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The other day, I tried to mix liquid castile soap and washing soda (sodium carbonate) to use in doing laundry. I mixed equal parts liquid soap and sodium carbonate by weight. To my surprise, an exothermic reation occured (my glass jar got warm), and then the substance became hard. Before it got hard, I touched the tip of my finger to it and didn't get any chemical burns.

The castile soap that I used was homemade. My soap contained: water, potassium soybeanate, and glycerin.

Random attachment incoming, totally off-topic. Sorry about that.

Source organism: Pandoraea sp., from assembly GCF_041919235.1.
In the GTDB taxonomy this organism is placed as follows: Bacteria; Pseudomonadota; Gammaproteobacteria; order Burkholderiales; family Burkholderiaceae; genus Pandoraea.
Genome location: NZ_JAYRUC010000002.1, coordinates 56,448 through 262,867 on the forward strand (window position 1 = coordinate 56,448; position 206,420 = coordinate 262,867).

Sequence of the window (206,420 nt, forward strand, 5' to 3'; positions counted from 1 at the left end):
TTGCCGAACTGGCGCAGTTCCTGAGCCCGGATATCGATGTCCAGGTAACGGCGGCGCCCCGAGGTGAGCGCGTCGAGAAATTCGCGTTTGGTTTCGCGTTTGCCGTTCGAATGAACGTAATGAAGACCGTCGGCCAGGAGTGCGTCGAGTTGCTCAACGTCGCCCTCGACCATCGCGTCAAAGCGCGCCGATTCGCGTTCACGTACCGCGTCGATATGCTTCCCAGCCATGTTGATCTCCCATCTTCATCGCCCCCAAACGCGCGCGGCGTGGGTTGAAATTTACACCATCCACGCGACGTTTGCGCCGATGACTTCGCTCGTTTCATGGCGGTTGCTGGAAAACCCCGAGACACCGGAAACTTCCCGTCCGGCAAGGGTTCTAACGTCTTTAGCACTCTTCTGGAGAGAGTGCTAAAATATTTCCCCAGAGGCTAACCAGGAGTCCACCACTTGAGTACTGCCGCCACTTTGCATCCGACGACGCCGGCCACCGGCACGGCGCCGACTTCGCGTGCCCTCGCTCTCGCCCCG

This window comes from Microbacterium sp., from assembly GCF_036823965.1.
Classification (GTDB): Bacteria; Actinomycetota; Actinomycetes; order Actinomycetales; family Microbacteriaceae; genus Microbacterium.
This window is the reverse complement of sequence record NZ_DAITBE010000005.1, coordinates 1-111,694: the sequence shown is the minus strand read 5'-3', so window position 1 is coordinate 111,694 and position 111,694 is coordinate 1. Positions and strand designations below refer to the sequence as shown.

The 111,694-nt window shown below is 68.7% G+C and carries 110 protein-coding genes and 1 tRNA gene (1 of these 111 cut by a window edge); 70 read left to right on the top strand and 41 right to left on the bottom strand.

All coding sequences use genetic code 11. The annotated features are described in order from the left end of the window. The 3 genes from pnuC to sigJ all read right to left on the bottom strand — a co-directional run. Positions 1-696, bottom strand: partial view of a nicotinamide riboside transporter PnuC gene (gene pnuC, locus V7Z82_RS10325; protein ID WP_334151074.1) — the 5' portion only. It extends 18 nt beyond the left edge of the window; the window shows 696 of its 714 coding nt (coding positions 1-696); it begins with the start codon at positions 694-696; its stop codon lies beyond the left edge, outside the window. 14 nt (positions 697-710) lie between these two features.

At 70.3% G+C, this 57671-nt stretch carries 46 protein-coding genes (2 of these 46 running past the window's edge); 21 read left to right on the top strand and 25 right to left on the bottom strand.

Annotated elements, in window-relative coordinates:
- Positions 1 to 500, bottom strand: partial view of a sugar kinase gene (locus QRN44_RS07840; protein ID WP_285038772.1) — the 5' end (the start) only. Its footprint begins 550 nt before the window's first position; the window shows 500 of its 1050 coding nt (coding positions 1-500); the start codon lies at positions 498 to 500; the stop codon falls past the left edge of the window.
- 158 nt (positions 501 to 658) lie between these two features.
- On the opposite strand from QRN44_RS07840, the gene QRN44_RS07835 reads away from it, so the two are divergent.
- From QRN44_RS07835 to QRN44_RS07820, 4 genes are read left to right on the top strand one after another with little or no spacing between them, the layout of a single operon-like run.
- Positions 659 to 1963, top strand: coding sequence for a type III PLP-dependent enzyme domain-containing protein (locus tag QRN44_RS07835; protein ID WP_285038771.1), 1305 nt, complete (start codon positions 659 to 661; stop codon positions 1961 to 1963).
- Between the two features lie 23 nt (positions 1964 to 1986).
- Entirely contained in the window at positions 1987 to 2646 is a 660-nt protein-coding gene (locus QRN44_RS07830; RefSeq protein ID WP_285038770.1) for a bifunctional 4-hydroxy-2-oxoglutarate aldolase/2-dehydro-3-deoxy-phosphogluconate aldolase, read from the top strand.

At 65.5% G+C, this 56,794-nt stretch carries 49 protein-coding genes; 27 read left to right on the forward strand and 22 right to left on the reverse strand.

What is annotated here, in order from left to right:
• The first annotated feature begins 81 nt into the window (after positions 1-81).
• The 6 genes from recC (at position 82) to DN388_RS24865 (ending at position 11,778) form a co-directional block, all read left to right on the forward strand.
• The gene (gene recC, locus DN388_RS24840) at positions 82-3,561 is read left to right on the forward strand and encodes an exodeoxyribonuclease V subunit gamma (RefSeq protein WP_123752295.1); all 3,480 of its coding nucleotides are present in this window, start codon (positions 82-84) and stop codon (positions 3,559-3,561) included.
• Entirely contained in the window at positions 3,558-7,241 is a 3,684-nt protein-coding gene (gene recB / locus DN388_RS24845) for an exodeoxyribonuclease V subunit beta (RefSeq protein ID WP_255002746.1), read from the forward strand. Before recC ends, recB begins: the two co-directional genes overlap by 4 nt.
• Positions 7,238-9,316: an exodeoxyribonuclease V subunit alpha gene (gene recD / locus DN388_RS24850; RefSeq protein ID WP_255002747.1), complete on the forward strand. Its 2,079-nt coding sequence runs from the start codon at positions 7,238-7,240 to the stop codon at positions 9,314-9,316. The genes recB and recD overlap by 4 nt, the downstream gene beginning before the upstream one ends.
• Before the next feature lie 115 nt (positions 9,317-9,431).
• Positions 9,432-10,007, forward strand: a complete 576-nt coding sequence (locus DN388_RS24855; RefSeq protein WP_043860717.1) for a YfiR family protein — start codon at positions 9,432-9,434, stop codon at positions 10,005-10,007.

The soap was made of: water 172.36g potassium hydroxide 91.45g soybean oil 453.59g

for a total of 717.41g before boiling down which I then dilluted to a water to soap ratio of 4:1. The soap was well cooked (5-6hrs) and cured for a week.

Could a chemist help me understand what reaction occurred?

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  • $\begingroup$ I think the issue is that you had unreacted organic acids that were strong enough to be deprotinated by $\ce{NaCO3}$. So then it's just an acid-base reaction between $\ce{NaCO3}$ and the leftover organic acids in the soybean oil. Then the solids would be the Na salts of the organic conjugate bases, which are insoluble in oil. $\endgroup$ – airhuff Feb 7 '17 at 10:27

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